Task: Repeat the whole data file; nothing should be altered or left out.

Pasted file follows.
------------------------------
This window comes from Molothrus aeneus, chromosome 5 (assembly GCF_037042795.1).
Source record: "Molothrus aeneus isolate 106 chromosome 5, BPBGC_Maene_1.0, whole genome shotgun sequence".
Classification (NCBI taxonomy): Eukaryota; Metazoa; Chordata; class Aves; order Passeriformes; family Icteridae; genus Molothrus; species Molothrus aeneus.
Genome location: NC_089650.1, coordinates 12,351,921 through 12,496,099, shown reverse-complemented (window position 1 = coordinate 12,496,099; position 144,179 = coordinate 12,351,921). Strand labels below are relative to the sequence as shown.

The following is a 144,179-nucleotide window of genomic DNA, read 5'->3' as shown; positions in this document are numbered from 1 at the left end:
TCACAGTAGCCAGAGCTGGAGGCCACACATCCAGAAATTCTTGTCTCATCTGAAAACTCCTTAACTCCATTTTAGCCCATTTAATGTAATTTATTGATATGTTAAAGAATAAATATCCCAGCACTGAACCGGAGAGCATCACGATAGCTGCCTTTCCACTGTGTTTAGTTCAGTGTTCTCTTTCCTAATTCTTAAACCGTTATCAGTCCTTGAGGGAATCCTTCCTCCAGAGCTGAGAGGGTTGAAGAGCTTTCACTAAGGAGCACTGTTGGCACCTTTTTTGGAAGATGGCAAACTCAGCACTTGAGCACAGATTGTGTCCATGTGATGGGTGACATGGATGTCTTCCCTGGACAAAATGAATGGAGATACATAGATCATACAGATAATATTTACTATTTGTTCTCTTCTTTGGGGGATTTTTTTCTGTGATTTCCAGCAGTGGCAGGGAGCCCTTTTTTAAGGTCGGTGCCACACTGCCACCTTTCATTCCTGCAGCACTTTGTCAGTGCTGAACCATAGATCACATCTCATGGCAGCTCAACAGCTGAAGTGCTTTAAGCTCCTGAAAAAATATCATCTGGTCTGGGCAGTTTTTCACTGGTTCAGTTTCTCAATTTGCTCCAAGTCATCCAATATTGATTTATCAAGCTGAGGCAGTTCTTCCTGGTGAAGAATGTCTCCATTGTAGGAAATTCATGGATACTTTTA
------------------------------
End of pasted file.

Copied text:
This window comes from Molothrus aeneus, chromosome 5 (assembly GCF_037042795.1).
Source record: "Molothrus aeneus isolate 106 chromosome 5, BPBGC_Maene_1.0, whole genome shotgun sequence".
Classification (NCBI taxonomy): Eukaryota; Metazoa; Chordata; class Aves; order Passeriformes; family Icteridae; genus Molothrus; species Molothrus aeneus.
Genome location: NC_089650.1, coordinates 12,351,921 through 12,496,099, shown reverse-complemented (window position 1 = coordinate 12,496,099; position 144,179 = coordinate 12,351,921). Strand labels below are relative to the sequence as shown.

The following is a 144,179-nucleotide window of genomic DNA, read 5'->3' as shown; positions in this document are numbered from 1 at the left end:
TCACAGTAGCCAGAGCTGGAGGCCACACATCCAGAAATTCTTGTCTCATCTGAAAACTCCTTAACTCCATTTTAGCCCATTTAATGTAATTTATTGATATGTTAAAGAATAAATATCCCAGCACTGAACCGGAGAGCATCACGATAGCTGCCTTTCCACTGTGTTTAGTTCAGTGTTCTCTTTCCTAATTCTTAAACCGTTATCAGTCCTTGAGGGAATCCTTCCTCCAGAGCTGAGAGGGTTGAAGAGCTTTCACTAAGGAGCACTGTTGGCACCTTTTTTGGAAGATGGCAAACTCAGCACTTGAGCACAGATTGTGTCCATGTGATGGGTGACATGGATGTCTTCCCTGGACAAAATGAATGGAGATACATAGATCATACAGATAATATTTACTATTTGTTCTCTTCTTTGGGGGATTTTTTTCTGTGATTTCCAGCAGTGGCAGGGAGCCCTTTTTTAAGGTCGGTGCCACACTGCCACCTTTCATTCCTGCAGCACTTTGTCAGTGCTGAACCATAGATCACATCTCATGGCAGCTCAACAGCTGAAGTGCTTTAAGCTCCTGAAAAAATATCATCTGGTCTGGGCAGTTTTTCACTGGTTCAGTTTCTCAATTTGCTCCAAGTCATCCAATATTGATTTATCAAGCTGAGGCAGTTCTTCCTGGTGAAGAATGTCTCCATTGTAGGAAATTCATGGATACTTTTA